Steelers' Defense Should Be Super Again in 2009

David KlinglerCorrespondent IMay 14, 2009

PITTSBURGH - JANUARY 18:  Running back Willis McGahee #23 of the Baltimore Ravens runs the ball against linebacker James Harrison #92 Pittsburgh Steelers against the Baltimore Ravens during the AFC championship game on January 18, 2009 at Heinz Field in Pittsburgh, Pennsylvania.  (Photo by Gregory Shamus/Getty Images)

The Steelers' defense is consistently ranked among the league leaders in most defensive categories. They have been ranked first in total defense three of the past five seasons including the past two.

The Steelers' number one ranked unit racked up some impressive numbers against the league's toughest schedule. They could feast upon a somewhat easier schedule this season. They will try to become the first team since the Chicago Bears of 1984-86 to lead the league in total defense three straight years.

The losses of starters Bryant McFadden and Larry Foote are offset by the promotions of William Gay and Lawrence Timmons into the starting lineup. Gay played very well in place of the injured McFadden last season. Timmons, who will be replacing long time starter Larry Foote, is a playmaking machine who showed flashes of his big play ability in limited action this past season.

LaMarr Woodley and James Harrison make up the most prolific sack tandem in the league. They both turned it up another notch in the postseason, as Woodley showed what he is capable of with multiple sacks in each of the Steelers' playoff games. He is a proven Big Game player, and his game-changing capabilities are key to a championship caliber team.

Harrison has also shown a knack for making timely big plays in the biggest games. His interception return for a touchdown in the Super Bowl was the game-changing play the Steelers desperately needed at the time. These two set a Steelers' record for combined sacks in a season with 27.5 and could possibly eclipse that total this season.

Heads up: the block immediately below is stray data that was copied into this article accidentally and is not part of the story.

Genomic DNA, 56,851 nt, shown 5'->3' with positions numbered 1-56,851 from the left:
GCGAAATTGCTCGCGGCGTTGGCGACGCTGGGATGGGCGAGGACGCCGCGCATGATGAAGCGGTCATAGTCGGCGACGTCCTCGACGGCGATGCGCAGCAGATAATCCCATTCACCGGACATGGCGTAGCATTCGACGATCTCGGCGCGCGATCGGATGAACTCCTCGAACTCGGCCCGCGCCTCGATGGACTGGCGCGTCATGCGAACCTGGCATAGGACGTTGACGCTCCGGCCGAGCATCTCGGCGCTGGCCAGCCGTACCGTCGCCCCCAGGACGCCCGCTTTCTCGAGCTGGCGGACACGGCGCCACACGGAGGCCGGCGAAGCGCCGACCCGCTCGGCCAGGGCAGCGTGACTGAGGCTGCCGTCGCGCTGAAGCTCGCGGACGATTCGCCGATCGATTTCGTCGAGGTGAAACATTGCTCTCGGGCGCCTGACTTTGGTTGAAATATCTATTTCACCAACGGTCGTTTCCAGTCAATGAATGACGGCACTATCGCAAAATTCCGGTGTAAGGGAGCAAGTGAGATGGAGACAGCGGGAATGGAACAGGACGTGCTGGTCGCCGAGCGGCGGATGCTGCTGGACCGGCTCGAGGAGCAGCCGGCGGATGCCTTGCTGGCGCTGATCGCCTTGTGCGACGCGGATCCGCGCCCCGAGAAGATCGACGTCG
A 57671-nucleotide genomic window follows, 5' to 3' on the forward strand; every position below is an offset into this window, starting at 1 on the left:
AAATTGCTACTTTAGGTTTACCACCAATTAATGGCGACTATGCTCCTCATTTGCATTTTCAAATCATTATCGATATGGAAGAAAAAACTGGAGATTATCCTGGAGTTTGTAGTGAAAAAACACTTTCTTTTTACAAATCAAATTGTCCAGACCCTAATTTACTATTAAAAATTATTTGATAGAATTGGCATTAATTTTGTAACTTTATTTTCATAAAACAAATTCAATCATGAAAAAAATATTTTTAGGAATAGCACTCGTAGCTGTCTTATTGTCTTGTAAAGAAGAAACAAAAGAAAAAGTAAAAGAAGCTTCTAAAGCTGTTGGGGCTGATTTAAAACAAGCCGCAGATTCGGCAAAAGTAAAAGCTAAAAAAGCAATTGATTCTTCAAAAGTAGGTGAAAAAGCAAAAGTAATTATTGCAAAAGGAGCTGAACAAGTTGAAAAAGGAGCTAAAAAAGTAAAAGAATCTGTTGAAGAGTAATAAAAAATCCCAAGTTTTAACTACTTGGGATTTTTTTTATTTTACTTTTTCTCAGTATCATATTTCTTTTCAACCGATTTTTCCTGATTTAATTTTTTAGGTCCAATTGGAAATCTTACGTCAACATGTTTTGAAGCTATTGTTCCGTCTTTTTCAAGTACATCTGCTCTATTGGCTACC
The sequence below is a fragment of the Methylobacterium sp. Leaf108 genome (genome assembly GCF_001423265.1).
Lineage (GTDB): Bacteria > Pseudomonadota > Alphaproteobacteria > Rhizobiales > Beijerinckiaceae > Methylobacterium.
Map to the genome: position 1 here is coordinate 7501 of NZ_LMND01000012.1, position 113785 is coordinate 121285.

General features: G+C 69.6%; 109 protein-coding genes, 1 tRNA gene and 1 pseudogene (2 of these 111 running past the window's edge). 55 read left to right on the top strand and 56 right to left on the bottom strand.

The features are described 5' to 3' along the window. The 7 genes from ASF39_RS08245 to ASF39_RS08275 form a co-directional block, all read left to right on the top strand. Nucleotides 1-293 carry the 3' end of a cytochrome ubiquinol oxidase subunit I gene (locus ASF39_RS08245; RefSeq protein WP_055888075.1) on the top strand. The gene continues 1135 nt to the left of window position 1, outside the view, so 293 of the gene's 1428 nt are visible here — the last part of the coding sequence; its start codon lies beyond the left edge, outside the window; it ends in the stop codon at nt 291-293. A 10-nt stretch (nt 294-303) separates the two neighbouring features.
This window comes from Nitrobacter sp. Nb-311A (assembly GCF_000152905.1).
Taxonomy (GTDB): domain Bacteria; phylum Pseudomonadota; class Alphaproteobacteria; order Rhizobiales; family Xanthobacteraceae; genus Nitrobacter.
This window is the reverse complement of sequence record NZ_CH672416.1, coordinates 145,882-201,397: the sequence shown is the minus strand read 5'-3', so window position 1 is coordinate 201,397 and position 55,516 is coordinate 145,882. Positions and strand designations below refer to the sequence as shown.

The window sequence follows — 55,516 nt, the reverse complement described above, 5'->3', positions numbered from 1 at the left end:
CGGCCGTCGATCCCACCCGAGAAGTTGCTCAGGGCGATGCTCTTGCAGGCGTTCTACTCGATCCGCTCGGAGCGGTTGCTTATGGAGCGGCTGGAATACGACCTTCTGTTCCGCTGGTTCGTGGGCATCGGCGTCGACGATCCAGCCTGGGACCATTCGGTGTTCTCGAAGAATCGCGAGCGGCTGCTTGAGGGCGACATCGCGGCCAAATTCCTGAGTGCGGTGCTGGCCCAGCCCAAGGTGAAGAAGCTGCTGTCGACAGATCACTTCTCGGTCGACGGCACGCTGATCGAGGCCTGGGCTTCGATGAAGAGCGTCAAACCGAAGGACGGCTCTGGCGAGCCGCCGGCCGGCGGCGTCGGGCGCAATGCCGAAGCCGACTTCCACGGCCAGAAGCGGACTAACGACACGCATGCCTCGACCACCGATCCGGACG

They improved the team sack total by 15 over the previous season and with it, the secondary benefited. The Steelers' interception total jumped from 11 to 20, and the pass defense gave up 20 fewer yards per game over the previous season.

The Steelers will need the defense to be dominant again this season if they are to contend with the high powered offenses in the AFC. The Patriots, Colts, and Chargers all loom as possible playoff opponents and all three are fully capable of lighting up a defense.

Tom Brady's Patriots have been a particularly stubborn thorn in the side of the Steelers.  They need only look to their recent struggles against Brady for further evidence that they cannot afford a letdown this year if they entertain thoughts of a repeat as Super Bowl champions.

The Steelers seldom have gotten sufficient pressure on Brady and have yet to figure out the riddle of how to contain the league's top quarterback.

I am intrigued by the possible postseason matchup against their old nemesis New England in a showdown that would pit the decade's two most successful teams with respect to Super Bowl triumphs. It could determine once and for all which team will be remembered as the team of the decade.

With the experience of the 2006 season behind them, I expect the Steelers to lock horns with New England for a chance at Super Bowl win number seven.

I just hope the defense is up to the task.  I believe they will be.